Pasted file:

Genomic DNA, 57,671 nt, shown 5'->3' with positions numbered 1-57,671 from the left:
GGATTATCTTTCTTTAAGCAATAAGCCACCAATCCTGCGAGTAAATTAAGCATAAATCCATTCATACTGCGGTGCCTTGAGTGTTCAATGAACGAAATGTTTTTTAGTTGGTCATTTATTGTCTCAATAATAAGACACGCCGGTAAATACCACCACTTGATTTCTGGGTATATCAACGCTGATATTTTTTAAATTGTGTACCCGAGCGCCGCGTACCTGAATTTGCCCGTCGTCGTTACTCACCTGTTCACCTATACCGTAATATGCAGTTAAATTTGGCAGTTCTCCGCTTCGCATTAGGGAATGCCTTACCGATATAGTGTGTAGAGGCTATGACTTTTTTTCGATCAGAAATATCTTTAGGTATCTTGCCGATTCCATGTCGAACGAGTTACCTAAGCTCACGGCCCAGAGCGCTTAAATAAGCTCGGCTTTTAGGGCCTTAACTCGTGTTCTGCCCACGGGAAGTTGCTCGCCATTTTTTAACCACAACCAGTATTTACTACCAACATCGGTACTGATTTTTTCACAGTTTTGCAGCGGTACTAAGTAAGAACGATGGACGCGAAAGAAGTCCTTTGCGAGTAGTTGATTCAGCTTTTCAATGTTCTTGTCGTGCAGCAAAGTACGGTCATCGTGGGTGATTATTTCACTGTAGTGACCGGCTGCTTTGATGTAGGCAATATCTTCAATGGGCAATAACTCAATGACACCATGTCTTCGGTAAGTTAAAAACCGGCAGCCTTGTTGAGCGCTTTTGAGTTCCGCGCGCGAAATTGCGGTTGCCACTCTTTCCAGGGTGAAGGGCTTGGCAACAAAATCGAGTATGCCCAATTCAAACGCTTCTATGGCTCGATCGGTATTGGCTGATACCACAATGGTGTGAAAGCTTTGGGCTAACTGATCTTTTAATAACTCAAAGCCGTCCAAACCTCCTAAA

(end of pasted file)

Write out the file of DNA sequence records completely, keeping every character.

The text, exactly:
Genomic DNA, 57,671 nt, shown 5'->3' with positions numbered 1-57,671 from the left:
GGATTATCTTTCTTTAAGCAATAAGCCACCAATCCTGCGAGTAAATTAAGCATAAATCCATTCATACTGCGGTGCCTTGAGTGTTCAATGAACGAAATGTTTTTTAGTTGGTCATTTATTGTCTCAATAATAAGACACGCCGGTAAATACCACCACTTGATTTCTGGGTATATCAACGCTGATATTTTTTAAATTGTGTACCCGAGCGCCGCGTACCTGAATTTGCCCGTCGTCGTTACTCACCTGTTCACCTATACCGTAATATGCAGTTAAATTTGGCAGTTCTCCGCTTCGCATTAGGGAATGCCTTACCGATATAGTGTGTAGAGGCTATGACTTTTTTTCGATCAGAAATATCTTTAGGTATCTTGCCGATTCCATGTCGAACGAGTTACCTAAGCTCACGGCCCAGAGCGCTTAAATAAGCTCGGCTTTTAGGGCCTTAACTCGTGTTCTGCCCACGGGAAGTTGCTCGCCATTTTTTAACCACAACCAGTATTTACTACCAACATCGGTACTGATTTTTTCACAGTTTTGCAGCGGTACTAAGTAAGAACGATGGACGCGAAAGAAGTCCTTTGCGAGTAGTTGATTCAGCTTTTCAATGTTCTTGTCGTGCAGCAAAGTACGGTCATCGTGGGTGATTATTTCACTGTAGTGACCGGCTGCTTTGATGTAGGCAATATCTTCAATGGGCAATAACTCAATGACACCATGTCTTCGGTAAGTTAAAAACCGGCAGCCTTGTTGAGCGCTTTTGAGTTCCGCGCGCGAAATTGCGGTTGCCACTCTTTCCAGGGTGAAGGGCTTGGCAACAAAATCGAGTATGCCCAATTCAAACGCTTCTATGGCTCGATCGGTATTGGCTGATACCACAATGGTGTGAAAGCTTTGGGCTAACTGATCTTTTAATAACTCAAAGCCGTCCAAACCTCCTAAA